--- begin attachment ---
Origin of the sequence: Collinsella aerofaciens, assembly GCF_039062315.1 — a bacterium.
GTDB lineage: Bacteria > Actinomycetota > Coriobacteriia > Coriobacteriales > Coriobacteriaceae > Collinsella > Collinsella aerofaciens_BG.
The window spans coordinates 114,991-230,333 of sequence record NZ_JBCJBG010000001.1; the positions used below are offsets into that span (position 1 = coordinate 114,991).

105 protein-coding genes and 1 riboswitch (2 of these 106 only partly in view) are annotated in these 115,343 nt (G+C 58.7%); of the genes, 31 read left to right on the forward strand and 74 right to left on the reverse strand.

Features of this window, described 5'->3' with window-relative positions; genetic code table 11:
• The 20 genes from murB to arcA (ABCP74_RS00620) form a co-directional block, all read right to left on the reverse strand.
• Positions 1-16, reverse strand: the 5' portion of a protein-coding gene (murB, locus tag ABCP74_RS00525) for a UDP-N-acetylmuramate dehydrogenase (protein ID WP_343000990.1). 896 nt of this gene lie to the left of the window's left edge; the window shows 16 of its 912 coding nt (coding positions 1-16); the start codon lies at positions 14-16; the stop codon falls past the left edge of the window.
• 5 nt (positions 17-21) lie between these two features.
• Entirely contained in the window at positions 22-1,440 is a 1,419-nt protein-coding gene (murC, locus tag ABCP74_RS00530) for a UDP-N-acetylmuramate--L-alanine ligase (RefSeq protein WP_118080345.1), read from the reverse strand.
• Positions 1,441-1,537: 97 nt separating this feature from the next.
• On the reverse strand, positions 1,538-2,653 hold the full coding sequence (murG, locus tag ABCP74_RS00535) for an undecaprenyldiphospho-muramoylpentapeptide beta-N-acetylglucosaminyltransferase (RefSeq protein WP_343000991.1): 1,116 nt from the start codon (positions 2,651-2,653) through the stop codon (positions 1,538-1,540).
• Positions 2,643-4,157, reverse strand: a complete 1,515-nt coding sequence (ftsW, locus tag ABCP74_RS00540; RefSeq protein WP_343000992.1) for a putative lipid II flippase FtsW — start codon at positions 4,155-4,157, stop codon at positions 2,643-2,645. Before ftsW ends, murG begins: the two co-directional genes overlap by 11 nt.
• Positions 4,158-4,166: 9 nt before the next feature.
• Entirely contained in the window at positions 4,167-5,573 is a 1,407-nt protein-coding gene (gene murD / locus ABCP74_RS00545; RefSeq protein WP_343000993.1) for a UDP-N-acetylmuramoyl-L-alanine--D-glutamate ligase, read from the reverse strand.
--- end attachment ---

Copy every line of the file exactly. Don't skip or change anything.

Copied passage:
Origin of the sequence: Collinsella aerofaciens, assembly GCF_039062315.1 — a bacterium.
GTDB lineage: Bacteria > Actinomycetota > Coriobacteriia > Coriobacteriales > Coriobacteriaceae > Collinsella > Collinsella aerofaciens_BG.
The window spans coordinates 114,991-230,333 of sequence record NZ_JBCJBG010000001.1; the positions used below are offsets into that span (position 1 = coordinate 114,991).

105 protein-coding genes and 1 riboswitch (2 of these 106 only partly in view) are annotated in these 115,343 nt (G+C 58.7%); of the genes, 31 read left to right on the forward strand and 74 right to left on the reverse strand.

Features of this window, described 5'->3' with window-relative positions; genetic code table 11:
• The 20 genes from murB to arcA (ABCP74_RS00620) form a co-directional block, all read right to left on the reverse strand.
• Positions 1-16, reverse strand: the 5' portion of a protein-coding gene (murB, locus tag ABCP74_RS00525) for a UDP-N-acetylmuramate dehydrogenase (protein ID WP_343000990.1). 896 nt of this gene lie to the left of the window's left edge; the window shows 16 of its 912 coding nt (coding positions 1-16); the start codon lies at positions 14-16; the stop codon falls past the left edge of the window.
• 5 nt (positions 17-21) lie between these two features.
• Entirely contained in the window at positions 22-1,440 is a 1,419-nt protein-coding gene (murC, locus tag ABCP74_RS00530) for a UDP-N-acetylmuramate--L-alanine ligase (RefSeq protein WP_118080345.1), read from the reverse strand.
• Positions 1,441-1,537: 97 nt separating this feature from the next.
• On the reverse strand, positions 1,538-2,653 hold the full coding sequence (murG, locus tag ABCP74_RS00535) for an undecaprenyldiphospho-muramoylpentapeptide beta-N-acetylglucosaminyltransferase (RefSeq protein WP_343000991.1): 1,116 nt from the start codon (positions 2,651-2,653) through the stop codon (positions 1,538-1,540).
• Positions 2,643-4,157, reverse strand: a complete 1,515-nt coding sequence (ftsW, locus tag ABCP74_RS00540; RefSeq protein WP_343000992.1) for a putative lipid II flippase FtsW — start codon at positions 4,155-4,157, stop codon at positions 2,643-2,645. Before ftsW ends, murG begins: the two co-directional genes overlap by 11 nt.
• Positions 4,158-4,166: 9 nt before the next feature.
• Entirely contained in the window at positions 4,167-5,573 is a 1,407-nt protein-coding gene (gene murD / locus ABCP74_RS00545; RefSeq protein WP_343000993.1) for a UDP-N-acetylmuramoyl-L-alanine--D-glutamate ligase, read from the reverse strand.